18 August 2009

Ridiculous Money

I like sports and am, in general, a sports fan. I became a NJ Devils fan when my dad got season tickets, and still follow hockey on a reasonably regular basis. I like the beauty of the skating and the excitement of a goal scored. The fighting -- meh. The players -- mostly meh. Sports figures as people to look up to, idolize, pay attention to -- nope, sorry, not into that. I believe that they are grossly overpaid for their jobs, to the point of ridiculousness, and that considering them heroes or idols is plain old silly.

And that brings me to the point of today's post. Last night at 11:58 pm, the Washington Nationals reached a deal with Stephen Strasburg, the No. 1 draft pick in this year's baseball draft. The amount -- a staggering $15.1 million, plus incentives, over four years. $15 million to throw a baseball at (okay, towards) other men who will try to whack the shit out of it. That's reportedly the most money ever paid to an drafted amateur player in baseball history. It's ridiculous. It's obscene.

Apparently, Strasburg's agent felt that Strasburg's "free market value" ($50 million!!!) was greater than anything ever before. And that the Nationals (or any team lucky enough to land this kid) should pay through the nose for it. For a 21 year-old kid who had never pitched a MLB game. (insert eye roll here...) I am not a baseball afficionado, but I understand that young pitching arms need to be brought along carefully, and that most pitchers spend some time in minor league ball to bring their arm along. Or whatever. A sizable number of pitchers never make it out of the minor leagues, and so these top money contracts may be all for naught. That may very well not be the case, as Stephen Strasburg is heralded as the kind of pitcher seen only once in a generation. But it is a lot of money for an organization (a pathetically losing organization) to gamble on one player. We won't know if it was the right choice in the long run -- until the "long-run" happens.

But I found one thing especially galling about this situation (at least what I read in the papers). According to The Washington Post, Nationals acting general manager Mike Rizzo says that all Strasburg wants to do is play.
"The reason he signed -- he wants to be in the big leagues, he wants to be a Washington National, he wants to win a Cy Young award and he wants to win championships in D.C." Rizzo said. "That's the reason he signed with us here. Money was a nice perk and a nice byproduct for him, but he's here to pitch. He's chomping at the bit to get on the mound. He's ultra-ultra competitive, and I think he was getting a little tired of sitting around the house."
Oh, puh-leeeze. (insert another eye roll) If all he wanted to do was play, he would've signed the original contract for $12 million that he was offered. Which is more money than most people will see in their lifetimes.


Anonymous said...

I'm so with you on this one. I think that the salaries that professional sportsmen get are obscene. Simply ridiculous. Same with actors, by the way.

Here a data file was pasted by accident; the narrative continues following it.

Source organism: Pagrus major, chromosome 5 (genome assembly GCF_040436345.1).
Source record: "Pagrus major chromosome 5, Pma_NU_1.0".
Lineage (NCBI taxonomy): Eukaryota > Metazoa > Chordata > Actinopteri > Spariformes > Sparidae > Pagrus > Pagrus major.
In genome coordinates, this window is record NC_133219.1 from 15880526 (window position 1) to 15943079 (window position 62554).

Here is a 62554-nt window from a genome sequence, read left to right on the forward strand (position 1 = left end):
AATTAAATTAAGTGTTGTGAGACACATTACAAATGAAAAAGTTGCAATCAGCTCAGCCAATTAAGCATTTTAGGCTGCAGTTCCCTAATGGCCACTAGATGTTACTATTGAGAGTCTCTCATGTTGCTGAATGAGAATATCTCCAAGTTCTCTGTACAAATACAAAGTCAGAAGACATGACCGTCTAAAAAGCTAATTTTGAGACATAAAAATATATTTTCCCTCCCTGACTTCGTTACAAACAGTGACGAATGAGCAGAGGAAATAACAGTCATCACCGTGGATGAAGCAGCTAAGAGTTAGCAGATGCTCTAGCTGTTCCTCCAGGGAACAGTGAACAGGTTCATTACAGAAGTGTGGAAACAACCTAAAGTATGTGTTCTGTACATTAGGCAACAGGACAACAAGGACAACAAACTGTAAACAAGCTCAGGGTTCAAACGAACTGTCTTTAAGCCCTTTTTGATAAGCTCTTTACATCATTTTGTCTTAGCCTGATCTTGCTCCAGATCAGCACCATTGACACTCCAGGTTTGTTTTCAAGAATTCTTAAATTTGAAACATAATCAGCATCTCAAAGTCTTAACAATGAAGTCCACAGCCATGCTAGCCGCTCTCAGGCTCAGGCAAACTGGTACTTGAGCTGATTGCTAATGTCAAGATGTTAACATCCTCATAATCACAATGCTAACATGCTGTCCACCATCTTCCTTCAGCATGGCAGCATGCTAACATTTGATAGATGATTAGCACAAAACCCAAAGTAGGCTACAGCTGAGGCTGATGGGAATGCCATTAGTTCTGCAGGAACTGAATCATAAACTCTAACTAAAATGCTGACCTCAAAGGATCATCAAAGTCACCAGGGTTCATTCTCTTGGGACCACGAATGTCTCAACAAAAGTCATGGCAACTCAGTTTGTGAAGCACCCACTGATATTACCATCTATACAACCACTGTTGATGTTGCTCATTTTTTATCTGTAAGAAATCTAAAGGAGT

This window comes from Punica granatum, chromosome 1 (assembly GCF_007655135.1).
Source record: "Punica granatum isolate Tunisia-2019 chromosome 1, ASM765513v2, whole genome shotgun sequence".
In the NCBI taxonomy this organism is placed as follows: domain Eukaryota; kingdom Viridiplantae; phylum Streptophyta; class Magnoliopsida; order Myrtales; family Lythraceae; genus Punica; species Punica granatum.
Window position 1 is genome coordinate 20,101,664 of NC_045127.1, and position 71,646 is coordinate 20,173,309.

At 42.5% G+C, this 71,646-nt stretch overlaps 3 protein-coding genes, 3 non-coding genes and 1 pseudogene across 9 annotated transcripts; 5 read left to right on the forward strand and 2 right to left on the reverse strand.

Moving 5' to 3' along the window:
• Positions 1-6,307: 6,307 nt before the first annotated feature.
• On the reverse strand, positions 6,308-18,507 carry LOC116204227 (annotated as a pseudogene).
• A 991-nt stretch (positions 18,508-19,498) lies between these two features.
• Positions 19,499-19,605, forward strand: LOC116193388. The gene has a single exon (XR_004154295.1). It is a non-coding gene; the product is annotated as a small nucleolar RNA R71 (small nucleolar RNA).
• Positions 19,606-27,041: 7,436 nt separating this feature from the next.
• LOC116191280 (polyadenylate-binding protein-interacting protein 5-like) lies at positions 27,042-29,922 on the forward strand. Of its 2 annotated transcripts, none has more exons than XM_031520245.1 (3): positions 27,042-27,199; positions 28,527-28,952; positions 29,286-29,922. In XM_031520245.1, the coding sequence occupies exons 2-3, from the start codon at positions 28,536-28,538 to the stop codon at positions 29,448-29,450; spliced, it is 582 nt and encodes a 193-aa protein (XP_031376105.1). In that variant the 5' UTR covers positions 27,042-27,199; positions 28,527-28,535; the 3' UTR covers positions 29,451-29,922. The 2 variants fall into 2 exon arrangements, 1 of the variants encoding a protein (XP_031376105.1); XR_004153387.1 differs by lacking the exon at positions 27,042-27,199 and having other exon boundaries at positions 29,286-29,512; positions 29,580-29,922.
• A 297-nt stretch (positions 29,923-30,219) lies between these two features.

vince said...

And thus we continue to see the warped way in which we as a society value what people do.

Ilya said...

If I wanted to get on a free-marketer soapbox, I'd say that a) salaries in major sports are one of the purest manifestations of the forces of supply and demand, and b) there is a fair chance that the Nationals will make a profit on this transaction even if they spend the next few years in the cellar, on ancillary revenue streams improved by Strasburg's top-pick marketability...

But I don't want to start a big argument here :-)

neurondoc said...

Ilya -- I agree in principle with what you say, especially as people will buy tickets to see him (a la Alex Ovechkin or Sidney Crosby in the hockey world). It is the amount of money that I think is obscene, as well as the "I only want play ball" bullshit.

I don't go to hockey games anymore because to go to a game with 3 people and sit in seats with reasonable sightlines is more than I want to spend. So supply and demand has worked on me in that way. I don't have enough demand for their supply anymore.

Regardless of my statements, I wouldn't advocate some sort of government or MLB imposed limit. That wouldn't be helpful.

That's a long way of saying "no argument forthcoming".

MWT said...

The argument I've heard for the high pay of pro sports players is: their effective timespan for doing their jobs is a lot shorter than most other people's, because once they hit 40 or so they're too old. Therefore they have to make more money in a shorter amount of time. Especially when, afterward, they tend to have a lot more medical issues.

Anonymous said...

mwt, understood. But many of those guys make more in a single year than the vast majority of the population make in their entire lifetimes. Grossly out of line.

And yes, is totally supply and demand. Stadiums keep getting filled, so they'll keep getting their astronomical salaries. Pity.